How to Fix Your Overspending Habit

March 30th, 2018 by Anchor Bay Capital's Investment Team

Are you trapped in a cycle of overspending? Have you developed an addiction to buying on credit that you cannot seem to break even though you are filled with guilt and regret each time you see your statement? On top of it all, do you find it impossible to save for retirement or a rainy day? Overspending has become a modern day addiction and is at the heart of the matter for many people suffering from credit card debt. Unfortunately, we live in a society which promotes living above our means, with easy access to credit cards, revolving lines of credit and buy-now, pay-later plans. If you are ready to break an overspending habit, here are some ideas that can help:


Budgeting is difficult for most people to stick with.  The process is further complicated in our modern lives because money moves so quickly that we don’t always consider every transaction.  To make budgeting simpler, I often recommend focusing on one budget number.  This one number is your monthly amount for lifestyle spending.  To figure out your one number follow these steps:

  1. Start with your monthly net income amount
  2. Determine what amount you need for essential expenses and subtract from net income
  3. Determine what amount you need to pay yourself for your future goals (savings) and subtract from net income
  4. The amount left over is your lifestyle spending number

I typically recommend the 50/30/20 method.  50% of net income should be essential expenses, 20% should be savings for the future, and 30% should be lifestyle spending.  By focusing on this one number, you can match your spending to what really matters to you.  Most likely you will still have to consider tradeoffs when spending and plan ahead for the month, however you don’t have to look at a budget for each type of discretionary expense.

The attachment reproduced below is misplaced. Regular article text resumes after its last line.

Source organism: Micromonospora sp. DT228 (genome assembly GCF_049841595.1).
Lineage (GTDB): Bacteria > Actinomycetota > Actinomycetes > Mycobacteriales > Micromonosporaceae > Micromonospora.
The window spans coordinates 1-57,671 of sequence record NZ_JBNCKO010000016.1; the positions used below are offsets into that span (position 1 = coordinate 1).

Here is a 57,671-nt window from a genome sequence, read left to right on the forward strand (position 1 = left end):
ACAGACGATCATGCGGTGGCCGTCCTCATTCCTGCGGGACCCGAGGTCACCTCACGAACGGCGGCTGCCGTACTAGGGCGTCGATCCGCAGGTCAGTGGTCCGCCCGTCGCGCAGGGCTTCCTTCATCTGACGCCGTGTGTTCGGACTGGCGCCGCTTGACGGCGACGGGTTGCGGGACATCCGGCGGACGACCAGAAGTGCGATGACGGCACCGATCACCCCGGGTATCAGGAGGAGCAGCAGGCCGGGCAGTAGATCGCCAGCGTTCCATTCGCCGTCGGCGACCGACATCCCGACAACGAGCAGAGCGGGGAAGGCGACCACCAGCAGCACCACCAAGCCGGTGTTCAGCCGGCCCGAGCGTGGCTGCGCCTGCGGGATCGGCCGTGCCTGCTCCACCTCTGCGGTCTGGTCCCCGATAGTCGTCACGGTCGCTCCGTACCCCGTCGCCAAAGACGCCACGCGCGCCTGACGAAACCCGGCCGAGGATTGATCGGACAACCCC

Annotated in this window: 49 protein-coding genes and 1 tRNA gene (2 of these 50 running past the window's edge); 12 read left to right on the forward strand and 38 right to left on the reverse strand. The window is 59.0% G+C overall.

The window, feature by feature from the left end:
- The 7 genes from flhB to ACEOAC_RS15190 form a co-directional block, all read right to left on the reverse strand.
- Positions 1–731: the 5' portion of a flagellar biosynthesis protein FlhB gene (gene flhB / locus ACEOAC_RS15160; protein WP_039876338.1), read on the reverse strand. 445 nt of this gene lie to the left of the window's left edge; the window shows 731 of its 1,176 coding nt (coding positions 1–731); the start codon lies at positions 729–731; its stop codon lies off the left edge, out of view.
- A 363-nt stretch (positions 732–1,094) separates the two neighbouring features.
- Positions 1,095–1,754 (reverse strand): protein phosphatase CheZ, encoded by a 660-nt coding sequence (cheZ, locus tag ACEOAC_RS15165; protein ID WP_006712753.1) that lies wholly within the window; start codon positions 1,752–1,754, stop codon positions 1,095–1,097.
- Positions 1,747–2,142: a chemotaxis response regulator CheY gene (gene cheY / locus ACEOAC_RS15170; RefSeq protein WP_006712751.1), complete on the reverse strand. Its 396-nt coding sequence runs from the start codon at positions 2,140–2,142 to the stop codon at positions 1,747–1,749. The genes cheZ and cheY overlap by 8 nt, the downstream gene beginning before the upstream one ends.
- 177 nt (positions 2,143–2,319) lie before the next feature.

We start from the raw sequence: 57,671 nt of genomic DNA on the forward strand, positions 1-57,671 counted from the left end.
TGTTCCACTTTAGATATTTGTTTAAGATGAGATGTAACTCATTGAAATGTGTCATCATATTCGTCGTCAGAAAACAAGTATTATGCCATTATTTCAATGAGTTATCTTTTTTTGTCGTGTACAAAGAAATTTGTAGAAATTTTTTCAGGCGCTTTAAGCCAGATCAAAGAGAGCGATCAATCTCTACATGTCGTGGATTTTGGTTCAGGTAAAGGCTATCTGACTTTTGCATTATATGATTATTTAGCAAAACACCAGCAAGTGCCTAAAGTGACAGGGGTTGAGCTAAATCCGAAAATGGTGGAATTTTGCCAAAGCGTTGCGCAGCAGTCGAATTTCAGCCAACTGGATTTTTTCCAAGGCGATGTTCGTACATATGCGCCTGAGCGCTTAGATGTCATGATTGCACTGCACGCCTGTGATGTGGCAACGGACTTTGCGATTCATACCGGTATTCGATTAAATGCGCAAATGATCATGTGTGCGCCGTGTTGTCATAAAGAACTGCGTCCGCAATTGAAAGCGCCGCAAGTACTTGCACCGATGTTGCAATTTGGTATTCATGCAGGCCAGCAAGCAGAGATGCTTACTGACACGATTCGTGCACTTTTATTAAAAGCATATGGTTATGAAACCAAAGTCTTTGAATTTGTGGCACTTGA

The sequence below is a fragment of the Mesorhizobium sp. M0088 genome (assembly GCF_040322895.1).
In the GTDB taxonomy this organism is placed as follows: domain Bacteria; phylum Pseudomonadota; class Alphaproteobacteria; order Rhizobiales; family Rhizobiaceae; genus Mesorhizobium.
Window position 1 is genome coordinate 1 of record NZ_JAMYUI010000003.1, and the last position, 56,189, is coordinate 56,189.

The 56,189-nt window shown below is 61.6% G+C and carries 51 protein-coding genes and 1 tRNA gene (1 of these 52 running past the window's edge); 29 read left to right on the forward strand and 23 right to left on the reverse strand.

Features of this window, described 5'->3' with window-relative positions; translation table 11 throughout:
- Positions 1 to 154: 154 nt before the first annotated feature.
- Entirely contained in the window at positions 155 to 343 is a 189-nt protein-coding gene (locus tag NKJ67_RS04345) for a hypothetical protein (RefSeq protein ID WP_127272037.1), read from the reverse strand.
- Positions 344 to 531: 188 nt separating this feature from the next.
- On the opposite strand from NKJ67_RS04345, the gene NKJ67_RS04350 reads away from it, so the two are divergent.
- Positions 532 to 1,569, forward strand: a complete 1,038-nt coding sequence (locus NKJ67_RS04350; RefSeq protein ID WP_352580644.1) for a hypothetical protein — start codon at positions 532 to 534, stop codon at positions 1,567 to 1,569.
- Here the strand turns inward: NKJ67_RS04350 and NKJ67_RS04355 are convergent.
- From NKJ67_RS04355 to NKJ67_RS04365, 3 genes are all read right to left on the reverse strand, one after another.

Start with reviewing your spending transactions for the last 3 months. Where do you overspend? What outlays are most important and which can wait? Here are a few ideas for saving money:

  • Book/Magazine subscriptions: Start using the library. Did you know many public libraries allow you to check out eBooks and audiobooks for your Kindle now?  No need to buy that new book for book club.  Go check it out and save some money!
    • Bonus: The library is a great place to check out new release movies for free
  • Gym memberships: Consider your motives for the gym. Is it social or did you sign up to reach your New Year’s goals and have fallen out of the habit after a few months? If you like to work out on your own, there is so much free workout content online.  Save some YouTube videos, create your schedule and go to work!
    • Bonus: Look for gyms or yoga studios that allow you to pay per session. This way you can control your costs based on how often you go.
  • Alcohol: Consider how much of your dining out bill is attributed to drinks. Often the cost of one drink at a restaurant is similar to a case or bottle at the grocery store.  This is a great area to be conscious and reduce spending.  This can also be applied to soda/soft drinks.  Don’t order a drink with every meal.
  • Insurance: Are you getting all of the discounts you can for your insurance policies?  Schedule a meeting with your agent and go with a purpose.  Ask to be educated on your deductibles and evaluate the liability of increasing deductibles to lower monthly costs.
  • Travel: If you are planning a trip or vacation, you should always get discounts. You can subscribe to discount travel newsletters like Travelzoo to stay up to date on deals.  Try to book destinations in off peak seasons. It really pays to shop around.
    • Bonus: Remember to plan your meals on a vacation. Do your research, find out where you want to eat and what options you have to buy groceries.  You will tend to spend more money if you just wait to see what there is to eat when you get there.
  • Service fees: Consider fees related to banking, credit cards, concierge services, etc. Take care of yourself and cut fees that are unnecessary.

These are a few examples. You see the point. Taking the time to really evaluate if your money is flowing to your priorities can make a huge difference for your finances and your well-being.  Discipline yourself. You will be surprised at how small changes can add up to savings.

You become what you believe, not what you think or what you want. – Oprah

Visualization is key to any goal.  If you want to reduce spending then start seeing yourself as a money savvy, abundant person.  There are many tools that you can use to keep your vision in front of you: a journal, vision board, sticky notes, etc.  The key is to believe in yourself and start talking about it.

Make a resolution today that you will accomplish your financial goals. Write it down and tell your family and close friends about it. They will support you. Who knows, they could well be facing the same money anxieties themselves and you can support each other.


You can make changes right now to tackle your overspending habits and get your financial life on track.

Good budgeting requires objectivity, analysis and discipline. Only by taking the time to get organized can you control your expenses and set a correct spending level.